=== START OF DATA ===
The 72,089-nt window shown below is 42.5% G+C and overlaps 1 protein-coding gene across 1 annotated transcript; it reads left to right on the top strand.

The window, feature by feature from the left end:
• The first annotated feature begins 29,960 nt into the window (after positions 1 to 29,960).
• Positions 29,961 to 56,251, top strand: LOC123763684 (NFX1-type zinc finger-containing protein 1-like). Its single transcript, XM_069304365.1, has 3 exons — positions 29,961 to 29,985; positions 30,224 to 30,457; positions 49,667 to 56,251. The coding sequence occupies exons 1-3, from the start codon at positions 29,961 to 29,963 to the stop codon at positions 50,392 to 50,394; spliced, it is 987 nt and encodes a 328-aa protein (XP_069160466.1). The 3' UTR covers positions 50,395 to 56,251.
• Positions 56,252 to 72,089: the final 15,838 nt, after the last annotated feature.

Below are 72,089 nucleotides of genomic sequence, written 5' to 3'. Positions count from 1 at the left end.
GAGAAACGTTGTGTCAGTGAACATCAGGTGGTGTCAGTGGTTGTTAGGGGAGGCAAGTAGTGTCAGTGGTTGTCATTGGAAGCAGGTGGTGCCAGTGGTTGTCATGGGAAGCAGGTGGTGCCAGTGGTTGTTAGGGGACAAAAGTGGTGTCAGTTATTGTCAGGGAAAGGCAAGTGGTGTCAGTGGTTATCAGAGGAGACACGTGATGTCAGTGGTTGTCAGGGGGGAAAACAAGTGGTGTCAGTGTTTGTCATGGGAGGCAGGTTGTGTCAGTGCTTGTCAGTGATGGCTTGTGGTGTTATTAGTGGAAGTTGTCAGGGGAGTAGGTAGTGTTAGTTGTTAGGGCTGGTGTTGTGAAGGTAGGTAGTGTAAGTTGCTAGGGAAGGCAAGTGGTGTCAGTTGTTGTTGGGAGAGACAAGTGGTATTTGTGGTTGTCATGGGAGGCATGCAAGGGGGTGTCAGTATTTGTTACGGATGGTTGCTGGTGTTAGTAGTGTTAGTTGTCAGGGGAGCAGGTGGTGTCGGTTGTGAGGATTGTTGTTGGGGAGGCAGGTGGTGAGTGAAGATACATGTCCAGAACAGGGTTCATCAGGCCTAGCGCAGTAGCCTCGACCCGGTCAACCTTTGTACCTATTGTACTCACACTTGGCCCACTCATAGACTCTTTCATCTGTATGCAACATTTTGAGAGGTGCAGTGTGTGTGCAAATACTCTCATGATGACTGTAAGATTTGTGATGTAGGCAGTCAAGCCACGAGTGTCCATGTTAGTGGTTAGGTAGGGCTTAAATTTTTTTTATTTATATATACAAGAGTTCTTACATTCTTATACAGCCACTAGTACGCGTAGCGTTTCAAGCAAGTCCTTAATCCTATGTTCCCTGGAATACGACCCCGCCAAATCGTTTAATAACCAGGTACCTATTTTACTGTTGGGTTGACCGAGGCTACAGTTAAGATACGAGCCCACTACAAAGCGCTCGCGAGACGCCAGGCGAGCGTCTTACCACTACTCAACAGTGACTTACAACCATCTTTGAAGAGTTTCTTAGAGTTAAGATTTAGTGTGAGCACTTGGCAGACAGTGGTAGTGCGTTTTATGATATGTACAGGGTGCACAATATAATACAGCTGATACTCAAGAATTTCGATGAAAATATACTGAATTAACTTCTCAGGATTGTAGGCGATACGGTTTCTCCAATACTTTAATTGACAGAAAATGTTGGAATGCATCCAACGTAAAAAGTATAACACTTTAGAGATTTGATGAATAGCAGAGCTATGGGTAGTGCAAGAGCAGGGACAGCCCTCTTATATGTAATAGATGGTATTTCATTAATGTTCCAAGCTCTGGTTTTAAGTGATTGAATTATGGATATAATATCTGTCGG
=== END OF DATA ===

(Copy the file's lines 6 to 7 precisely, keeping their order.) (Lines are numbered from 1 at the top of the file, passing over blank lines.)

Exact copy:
Below are 72,089 nucleotides of genomic sequence, written 5' to 3'. Positions count from 1 at the left end.
GAGAAACGTTGTGTCAGTGAACATCAGGTGGTGTCAGTGGTTGTTAGGGGAGGCAAGTAGTGTCAGTGGTTGTCATTGGAAGCAGGTGGTGCCAGTGGTTGTCATGGGAAGCAGGTGGTGCCAGTGGTTGTTAGGGGACAAAAGTGGTGTCAGTTATTGTCAGGGAAAGGCAAGTGGTGTCAGTGGTTATCAGAGGAGACACGTGATGTCAGTGGTTGTCAGGGGGGAAAACAAGTGGTGTCAGTGTTTGTCATGGGAGGCAGGTTGTGTCAGTGCTTGTCAGTGATGGCTTGTGGTGTTATTAGTGGAAGTTGTCAGGGGAGTAGGTAGTGTTAGTTGTTAGGGCTGGTGTTGTGAAGGTAGGTAGTGTAAGTTGCTAGGGAAGGCAAGTGGTGTCAGTTGTTGTTGGGAGAGACAAGTGGTATTTGTGGTTGTCATGGGAGGCATGCAAGGGGGTGTCAGTATTTGTTACGGATGGTTGCTGGTGTTAGTAGTGTTAGTTGTCAGGGGAGCAGGTGGTGTCGGTTGTGAGGATTGTTGTTGGGGAGGCAGGTGGTGAGTGAAGATACATGTCCAGAACAGGGTTCATCAGGCCTAGCGCAGTAGCCTCGACCCGGTCAACCTTTGTACCTATTGTACTCACACTTGGCCCACTCATAGACTCTTTCATCTGTATGCAACATTTTGAGAGGTGCAGTGTGTGTGCAAATACTCTCATGATGACTGTAAGATTTGTGATGTAGGCAGTCAAGCCACGAGTGTCCATGTTAGTGGTTAGGTAGGGCTTAAATTTTTTTTATTTATATATACAAGAGTTCTTACATTCTTATACAGCCACTAGTACGCGTAGCGTTTCAAGCAAGTCCTTAATCCTATGTTCCCTGGAATACGACCCCGCCAAATCGTTTAATAACCAGGTACCTATTTTACTGTTGGGTTGACCGAGGCTACAGTTAAGATACGAGCCCACTACAAAGCGCTCGCGAGACGCCAGGCGAGCGTCTTACCACTACTCAACAGTGACTTACAACCATCTTTGAAGAGTTTCTTAGAGTTAAGATTTAGTGTGAGCACTTGGCAGACAGTGGTAGTGCGTTTTATGATATGTACAGGGTGCACAATATAATACAGCTGATACTCAAGAATTTCGATGAAAATATACTGAATTAACTTCTCAGGATTGTAGGCGATACGGTTTCTCCAATACTTTAATTGACAGAAAATGTTGGAATGCATCCAACGTAAAAAGTATAACACTTTAGAGATTTGATGAATAGCAGAGCTATGGGTAGTGCAAGAGCAGGGACAGCCCTCTTATATGTAATAGATGGTATTTCATTAATGTTCCAAGCTCTGGTTTTAAGTGATTGAATTATGGATATAATATCTGTCGG